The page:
Genetic Testing

More Information

The information below is produced by the National Centre for Medical Genetics (NCMG) and is for educational purposes only. For more information on any of the content below, please contact:

The National Centre for Medical Genetics
Our Lady’s Children’s Hospital
Crumlin
Dublin 12
Ireland
T: 00 353 1 409 6739
W: www.genetics.ie

What types of genetic disorders can be tested?

There are two main types of genetic disorders:

  • Chromosome disorders Chromosome testing involves looking at all 46 chromosomes in the human cell
  • Single gene disorders Single gene testing involves targeting the DNA specific to that gene to look for alterations in the DNA sequence that might lead to a genetic disorder

When would we do chromosome testing?

Chromosome testing is done on newborn babies with birth defects or on couples who have had recurrent (≥3) miscarriages. Chromosome testing of at-risk relatives is available if something is picked up in a family member. If their relatives are at risk of carrying the same chromosome finding, that might put them or their children at risk of having a child with significant health problems.

When would we do single gene testing?

Single gene testing is done on children and adults who present with features typical of a specific genetic disorder (e.g. Cystic Fibrosis; Tuberous Sclerosis). The test is performed to confirm the clinical diagnosis. Once confirmed, we can offer genetic testing to other at-risk members of the same family. Their relatives could carry the same DNA alteration that might put them, or their children, at risk of having a child with health problems.

What is carrier testing?

Carrier testing is done to determine:

  1. If someone carries a chromosome abnormality that is causing health problems in their family or
  2. If someone carriers an alteration in a gene that might cause health problems for them or their (future) children

When would we ask a GP to take a blood sample for us?

As we are a National service we see families from all over the Republic of Ireland. Sometimes we need to offer cascade screening to elderly or sick relatives living far from Dublin. The result on this relative could have important implications for the wider family. We will ask GPs or practice nurses to help us with sample collection under these circumstances.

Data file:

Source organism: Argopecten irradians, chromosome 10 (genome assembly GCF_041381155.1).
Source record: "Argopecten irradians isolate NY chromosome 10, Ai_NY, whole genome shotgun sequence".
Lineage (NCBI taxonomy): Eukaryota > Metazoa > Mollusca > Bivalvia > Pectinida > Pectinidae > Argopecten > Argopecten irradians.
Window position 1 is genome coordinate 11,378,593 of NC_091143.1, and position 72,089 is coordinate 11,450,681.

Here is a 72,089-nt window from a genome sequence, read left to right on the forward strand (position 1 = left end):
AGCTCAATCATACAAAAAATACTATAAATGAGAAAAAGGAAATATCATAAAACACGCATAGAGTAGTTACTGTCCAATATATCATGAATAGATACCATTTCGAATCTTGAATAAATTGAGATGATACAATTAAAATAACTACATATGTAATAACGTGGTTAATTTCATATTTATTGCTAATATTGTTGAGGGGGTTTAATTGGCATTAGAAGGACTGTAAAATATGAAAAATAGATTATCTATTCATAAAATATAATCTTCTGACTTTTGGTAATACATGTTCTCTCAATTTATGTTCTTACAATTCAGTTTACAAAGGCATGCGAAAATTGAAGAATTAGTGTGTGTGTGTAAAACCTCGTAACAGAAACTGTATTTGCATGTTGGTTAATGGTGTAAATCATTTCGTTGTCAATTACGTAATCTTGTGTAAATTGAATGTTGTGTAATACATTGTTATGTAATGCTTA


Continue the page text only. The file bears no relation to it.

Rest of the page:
Sometimes we get referrals from GPs asking us to advise a family member of an affected individual. Depending on the condition (e.g. Cystic fibrosis), there are times when we, in turn, will ask the GP to help by arranging the genetic test, and we will offer the advice once the results are back.

The main reason we do this is to minimise appointments. Our staffing levels are between 10-15% equivalent European centres and our waiting times are > 1 year. We have started a strict triage process to attempt to manage the waiting list and reduce waiting times. Part of this triage is to arrange genetic testing for certain conditions with the GPs help.

For certain genetic conditions, where the test is a predictive test, all relatives must be seen by a member of NCMG before genetic testing can take place (e.g. Huntington’s Disease, cancer genetic tests).
Those that test negative do not require an appointment and are sent a letter of reassurance, thereby freeing up appointments for others.

What sort of blood samples do we request?

Sometimes we ask you to take blood to do carrier testing on an at-risk individual. We would send you details on how to go about this.

  • If the disorder in the family is a chromosome problem then blood needs to be taken in lithium heparin tubes and sent to the chromosome laboratory at The National Centre for Medical Genetics, Our Lady’s Children’s Hospital Crumlin, Dublin 12
  • If the disorder in the family is a single gene disorder then blood needs to be taken in EDTA tubes (the same as full blood count tubes) and sent to the molecular laboratory at NCMG, OLCHC, Crumlin, Dublin 12.
  • In both cases, we need to know the name of the affected relative and date of birth (if possible), which must be included on the form with the sample.

How do I go about arranging genetic testing?

Genetic testing is available for most genetic conditions, either locally at NCMG or abroad (arranged through NCMG). However, for many conditions it is advised that they see someone from the Clinical Genetics Department prior to testing.

For example, Part IV of the disability act 2005 states that genetic testing (processing of data in legal terms) should not be done without providing information or without consent being obtained. NCMG tries to provide information to patients and clinicians regarding if, when and how to pursue genetic testing.

Please note that there are times when we cannot offer testing. For example, we always need a sample from the affected individual before being able to advise any at-risk relatives. If the affected relative has died, then we may not be able to identify the family’s risk.

For families with whom we have worked previously, we do request that GPs and other health care professionals help us by taking bloods from at-risk family members. This is because many families cannot travel to us to have blood taken.

Why are the genetics laboratories so strict about documentation on blood samples?

The genetic laboratories adhere to the blood transfusion guidelines. They insist that names and dates of birth are exactly the same on blood bottles and the paperwork attached to the sample.

This is because a genetic test result not only has implications for the patient but also their relatives. If a sample mix up occurs the wrong risk could be given not only to the patient but also their relatives. Any samples that do not meet their guidelines are discarded.